Beating Back the School Bus Blues
by Anita Agers-Brooks
I watched the yellow bus pull away and allowed my shoulders to slump as I heaved the sigh I’d held in since walking my children to the stop. Another year gone. I had one less summer to spend with my kids before they’d leave home permanently. I shook my head, unable to face the sense of impending loss, but unsure how to keep those doomsday thoughts away. What would I do with myself when my children didn’t need me anymore?
Throughout the years, I’ve met many parents who expressed similar emotions to the ones I faced that day. It’s common to question what the next phase of your life will look like, when the entirety of who you are has mostly revolved around taking care of your kids. But though this is one of the most important roles you will ever fulfill, it’s highly unlikely this is your only purpose. God is not done with you when you are done raising your children.
While my children were still at home, I explored possibilities and opportunities. I didn’t want to wait until my kids had moved out to figure out what to do with myself. I secretly began to study what it would take to seriously pursue a dream I’d buried. I set a goal to read 100 books on the craft and business of writing. I read every chance I got, even if it was only in five-minute increments. But I also focused on gratitude for every minute I got to be with my family. Psalm 90:12 became a regular prayer: “Teach us to number our days, that we may gain a heart of wisdom” (NIV).
In their teens, as my children transitioned into more time with friends and less time at home, I buckled down and got to work. I practiced and researched, preparing myself to live productively when my children fully exercised their independence.
Today, I am an empty-nester, and so thankful I beat back those school bus blues to explore my potential future. I encourage anyone who can relate to consider four important steps to succeeding in a balanced way.
Make every precious moment with your children matter, now. When you catch yourself saying, I have to, remember you get to.
Start dreaming again. What ideas, fantasies, thoughts and dreams have you laid aside to raise your family? Start considering what you might resurrect and start taking tiny steps toward making those dreams come true.
When life feels dark, don’t assume you’ve been buried—believe you’ve been planted. Ask yourself, What’s waiting to sprout from the soil of my current circumstance?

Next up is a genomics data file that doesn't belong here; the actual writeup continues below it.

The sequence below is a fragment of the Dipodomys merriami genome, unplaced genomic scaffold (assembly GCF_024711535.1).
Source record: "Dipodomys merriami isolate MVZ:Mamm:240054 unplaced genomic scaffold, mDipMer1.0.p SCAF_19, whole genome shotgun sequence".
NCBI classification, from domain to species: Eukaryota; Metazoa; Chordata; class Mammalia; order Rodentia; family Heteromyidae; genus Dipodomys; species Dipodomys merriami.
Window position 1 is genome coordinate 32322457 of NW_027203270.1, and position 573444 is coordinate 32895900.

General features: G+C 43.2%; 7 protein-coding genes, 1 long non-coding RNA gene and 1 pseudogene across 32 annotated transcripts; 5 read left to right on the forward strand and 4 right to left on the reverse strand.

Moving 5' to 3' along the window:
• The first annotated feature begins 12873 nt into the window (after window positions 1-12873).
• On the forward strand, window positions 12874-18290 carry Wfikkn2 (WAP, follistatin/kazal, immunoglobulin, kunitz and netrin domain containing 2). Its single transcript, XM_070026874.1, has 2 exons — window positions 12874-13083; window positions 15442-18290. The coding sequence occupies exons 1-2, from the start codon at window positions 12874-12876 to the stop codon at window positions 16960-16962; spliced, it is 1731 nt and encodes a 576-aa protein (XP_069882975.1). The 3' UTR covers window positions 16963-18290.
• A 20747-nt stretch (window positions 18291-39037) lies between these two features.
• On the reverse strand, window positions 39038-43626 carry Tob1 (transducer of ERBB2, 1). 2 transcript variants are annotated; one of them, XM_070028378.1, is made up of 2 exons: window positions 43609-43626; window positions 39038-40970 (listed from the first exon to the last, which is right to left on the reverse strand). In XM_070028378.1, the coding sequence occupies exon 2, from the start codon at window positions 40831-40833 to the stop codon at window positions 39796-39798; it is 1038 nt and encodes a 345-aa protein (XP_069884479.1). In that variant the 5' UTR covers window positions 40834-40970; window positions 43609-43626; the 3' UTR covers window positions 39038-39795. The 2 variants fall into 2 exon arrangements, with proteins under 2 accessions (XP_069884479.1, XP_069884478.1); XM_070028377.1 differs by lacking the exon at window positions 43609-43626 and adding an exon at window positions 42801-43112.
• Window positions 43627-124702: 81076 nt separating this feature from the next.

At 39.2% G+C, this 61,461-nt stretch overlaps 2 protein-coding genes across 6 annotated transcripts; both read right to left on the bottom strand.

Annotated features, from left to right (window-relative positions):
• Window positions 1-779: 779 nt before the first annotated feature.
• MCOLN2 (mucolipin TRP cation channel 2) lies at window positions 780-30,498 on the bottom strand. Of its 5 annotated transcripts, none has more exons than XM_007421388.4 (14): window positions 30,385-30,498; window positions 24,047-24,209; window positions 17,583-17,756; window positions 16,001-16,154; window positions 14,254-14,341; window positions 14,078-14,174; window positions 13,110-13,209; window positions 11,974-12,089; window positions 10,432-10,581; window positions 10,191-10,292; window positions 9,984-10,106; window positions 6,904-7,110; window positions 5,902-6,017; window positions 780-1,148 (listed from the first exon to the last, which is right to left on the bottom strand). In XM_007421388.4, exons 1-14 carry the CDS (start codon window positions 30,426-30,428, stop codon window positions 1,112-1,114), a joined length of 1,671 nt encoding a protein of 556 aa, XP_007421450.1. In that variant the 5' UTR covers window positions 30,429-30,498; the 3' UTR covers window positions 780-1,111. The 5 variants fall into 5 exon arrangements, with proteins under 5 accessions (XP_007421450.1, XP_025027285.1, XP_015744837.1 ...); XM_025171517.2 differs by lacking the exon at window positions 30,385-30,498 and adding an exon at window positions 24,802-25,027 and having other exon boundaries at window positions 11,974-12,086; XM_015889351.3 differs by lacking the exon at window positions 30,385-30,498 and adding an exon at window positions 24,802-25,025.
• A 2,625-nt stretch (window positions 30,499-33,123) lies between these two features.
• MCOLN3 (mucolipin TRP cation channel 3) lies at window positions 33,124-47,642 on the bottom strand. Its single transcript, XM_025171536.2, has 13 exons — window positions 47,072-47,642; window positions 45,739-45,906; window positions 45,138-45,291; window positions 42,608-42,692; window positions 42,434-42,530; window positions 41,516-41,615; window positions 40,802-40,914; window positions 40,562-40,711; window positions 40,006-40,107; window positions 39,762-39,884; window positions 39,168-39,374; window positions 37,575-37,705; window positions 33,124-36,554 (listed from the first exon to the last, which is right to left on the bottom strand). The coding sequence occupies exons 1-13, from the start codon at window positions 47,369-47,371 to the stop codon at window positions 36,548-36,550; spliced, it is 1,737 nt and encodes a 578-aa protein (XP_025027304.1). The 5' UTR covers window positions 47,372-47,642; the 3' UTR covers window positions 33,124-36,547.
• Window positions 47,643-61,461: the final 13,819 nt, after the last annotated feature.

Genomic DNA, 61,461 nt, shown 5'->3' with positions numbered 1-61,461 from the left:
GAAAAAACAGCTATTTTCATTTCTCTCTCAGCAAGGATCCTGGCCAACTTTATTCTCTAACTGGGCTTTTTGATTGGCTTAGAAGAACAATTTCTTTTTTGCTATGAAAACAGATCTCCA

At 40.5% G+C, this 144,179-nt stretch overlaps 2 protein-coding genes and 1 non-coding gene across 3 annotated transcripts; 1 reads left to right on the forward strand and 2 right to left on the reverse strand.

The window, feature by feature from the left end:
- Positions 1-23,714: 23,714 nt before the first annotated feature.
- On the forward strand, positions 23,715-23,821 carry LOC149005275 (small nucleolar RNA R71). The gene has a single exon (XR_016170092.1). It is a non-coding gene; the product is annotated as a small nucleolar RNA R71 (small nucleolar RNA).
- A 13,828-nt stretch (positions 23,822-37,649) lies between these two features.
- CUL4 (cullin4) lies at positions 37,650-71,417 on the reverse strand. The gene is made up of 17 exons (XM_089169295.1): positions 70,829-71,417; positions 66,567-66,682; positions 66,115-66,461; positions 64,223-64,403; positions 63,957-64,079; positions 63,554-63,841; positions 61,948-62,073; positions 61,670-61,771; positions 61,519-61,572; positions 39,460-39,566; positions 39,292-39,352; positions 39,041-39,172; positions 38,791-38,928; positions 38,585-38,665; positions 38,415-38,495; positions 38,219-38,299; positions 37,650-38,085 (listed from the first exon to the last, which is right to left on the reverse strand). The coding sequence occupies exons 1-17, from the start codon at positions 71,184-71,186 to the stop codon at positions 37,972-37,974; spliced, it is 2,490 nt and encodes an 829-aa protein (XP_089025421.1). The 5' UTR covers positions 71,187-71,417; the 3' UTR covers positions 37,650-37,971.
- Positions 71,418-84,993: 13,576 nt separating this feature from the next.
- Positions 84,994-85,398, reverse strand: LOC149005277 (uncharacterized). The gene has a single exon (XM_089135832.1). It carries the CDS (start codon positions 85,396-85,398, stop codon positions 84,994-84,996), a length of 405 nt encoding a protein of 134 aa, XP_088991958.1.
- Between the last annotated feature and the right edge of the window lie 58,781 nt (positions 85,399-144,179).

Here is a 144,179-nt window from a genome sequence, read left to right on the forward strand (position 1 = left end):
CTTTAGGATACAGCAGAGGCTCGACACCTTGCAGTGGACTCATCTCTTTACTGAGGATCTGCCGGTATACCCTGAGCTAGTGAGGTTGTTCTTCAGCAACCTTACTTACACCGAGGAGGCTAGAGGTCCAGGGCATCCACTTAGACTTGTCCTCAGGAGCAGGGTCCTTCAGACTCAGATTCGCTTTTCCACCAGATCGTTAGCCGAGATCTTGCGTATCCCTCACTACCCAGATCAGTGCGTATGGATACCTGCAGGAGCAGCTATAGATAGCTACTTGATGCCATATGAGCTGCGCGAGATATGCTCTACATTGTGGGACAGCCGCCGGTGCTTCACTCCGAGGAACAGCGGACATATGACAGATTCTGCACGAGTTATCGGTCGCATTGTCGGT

Begin to ask God where you should invest the abilities, talents and gifts He’s given you. If you mistakenly believe you don’t have any, ask Him to reveal what your gifts are.
Wherever your explorations take you, when insecurity sets in (and it will), use daily affirmations to boost your energy, increase your endurance and remind you of who you truly are—as a person as well as a parent. Words have the power to harm or to heal, depending on how we wield them.
Become attentive and intentional about your self-talk. Smother negative, berating and defeating messages with inspiring and energizing words. Positive self-talk is a powerful motivator and mood lifter. Here are some of my favorite mental reminders:
I am calm and cheerful.
I feel energetic and fit.
I am loved and wanted.
I feel strong and capable.
I am a giver not a taker.
I feel positive and happy.
Be you. No one else can. Be willing. Others often aren’t. Be daring. Only you can share your unique gifts with the world.
If you begin to exercise these kinds of practices in your daily habits, amazing things will begin to happen. You will discover new interests, passions and purposes to pursue, allowing you to release and encourage your children as they follow their own dreams.
You will set a productive and positive example for your children that will benefit them throughout their lives.
You will honor God by actively seeking what it is He wants you to do from the full scope of your life.
You will experience an increase of peace and a decrease of anxiety, as you grow in confidence. Not only will you become a better version of you, but you will become a much more pleasant parent with your children—no matter what age or stage they’re at.
So, the next time you see that last glint of yellow turn the corner, taking your children out of sight, beat back those school bus blues and refuse to let them pull you into anxiety or a pit of despair. Instead of looking at this as an end, see it as a new beginning. Fresh opportunities await them and you.
Life’s best comes from listening for God’s voice, believing His promises are as true for you as they are for others and speaking truth to yourself instead of listening to mental lies. Number your days in positive ways and not only will you gain a heart of wisdom, you’ll lift your own spirit in the process.
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